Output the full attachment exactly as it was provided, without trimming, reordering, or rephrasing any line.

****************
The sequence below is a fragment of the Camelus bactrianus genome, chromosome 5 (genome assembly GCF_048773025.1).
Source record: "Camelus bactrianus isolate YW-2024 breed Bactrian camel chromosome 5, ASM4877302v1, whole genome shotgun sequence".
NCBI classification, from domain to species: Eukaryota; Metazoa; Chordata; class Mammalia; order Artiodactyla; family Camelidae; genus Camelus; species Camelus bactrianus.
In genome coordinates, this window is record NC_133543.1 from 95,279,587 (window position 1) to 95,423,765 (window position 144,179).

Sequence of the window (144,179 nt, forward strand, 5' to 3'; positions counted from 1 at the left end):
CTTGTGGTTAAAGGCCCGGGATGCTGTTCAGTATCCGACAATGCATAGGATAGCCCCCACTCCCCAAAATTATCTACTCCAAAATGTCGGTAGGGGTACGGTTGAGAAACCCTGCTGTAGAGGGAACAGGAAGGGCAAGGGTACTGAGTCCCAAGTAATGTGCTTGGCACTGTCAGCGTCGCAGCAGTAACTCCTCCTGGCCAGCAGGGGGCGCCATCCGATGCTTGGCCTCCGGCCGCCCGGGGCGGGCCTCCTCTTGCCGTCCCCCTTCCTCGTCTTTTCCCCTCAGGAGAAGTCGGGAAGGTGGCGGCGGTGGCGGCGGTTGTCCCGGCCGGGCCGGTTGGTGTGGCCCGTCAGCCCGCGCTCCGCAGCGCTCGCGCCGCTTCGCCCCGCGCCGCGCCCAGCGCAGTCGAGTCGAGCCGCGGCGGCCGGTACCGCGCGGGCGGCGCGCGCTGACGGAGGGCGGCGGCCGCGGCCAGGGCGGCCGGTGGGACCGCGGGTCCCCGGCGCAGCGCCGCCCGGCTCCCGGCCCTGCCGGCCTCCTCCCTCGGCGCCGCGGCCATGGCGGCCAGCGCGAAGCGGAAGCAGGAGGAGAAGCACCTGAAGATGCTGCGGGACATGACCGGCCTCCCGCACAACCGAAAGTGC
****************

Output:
The sequence below is a fragment of the Camelus bactrianus genome, chromosome 5 (genome assembly GCF_048773025.1).
Source record: "Camelus bactrianus isolate YW-2024 breed Bactrian camel chromosome 5, ASM4877302v1, whole genome shotgun sequence".
NCBI classification, from domain to species: Eukaryota; Metazoa; Chordata; class Mammalia; order Artiodactyla; family Camelidae; genus Camelus; species Camelus bactrianus.
In genome coordinates, this window is record NC_133543.1 from 95,279,587 (window position 1) to 95,423,765 (window position 144,179).

Sequence of the window (144,179 nt, forward strand, 5' to 3'; positions counted from 1 at the left end):
CTTGTGGTTAAAGGCCCGGGATGCTGTTCAGTATCCGACAATGCATAGGATAGCCCCCACTCCCCAAAATTATCTACTCCAAAATGTCGGTAGGGGTACGGTTGAGAAACCCTGCTGTAGAGGGAACAGGAAGGGCAAGGGTACTGAGTCCCAAGTAATGTGCTTGGCACTGTCAGCGTCGCAGCAGTAACTCCTCCTGGCCAGCAGGGGGCGCCATCCGATGCTTGGCCTCCGGCCGCCCGGGGCGGGCCTCCTCTTGCCGTCCCCCTTCCTCGTCTTTTCCCCTCAGGAGAAGTCGGGAAGGTGGCGGCGGTGGCGGCGGTTGTCCCGGCCGGGCCGGTTGGTGTGGCCCGTCAGCCCGCGCTCCGCAGCGCTCGCGCCGCTTCGCCCCGCGCCGCGCCCAGCGCAGTCGAGTCGAGCCGCGGCGGCCGGTACCGCGCGGGCGGCGCGCGCTGACGGAGGGCGGCGGCCGCGGCCAGGGCGGCCGGTGGGACCGCGGGTCCCCGGCGCAGCGCCGCCCGGCTCCCGGCCCTGCCGGCCTCCTCCCTCGGCGCCGCGGCCATGGCGGCCAGCGCGAAGCGGAAGCAGGAGGAGAAGCACCTGAAGATGCTGCGGGACATGACCGGCCTCCCGCACAACCGAAAGTGC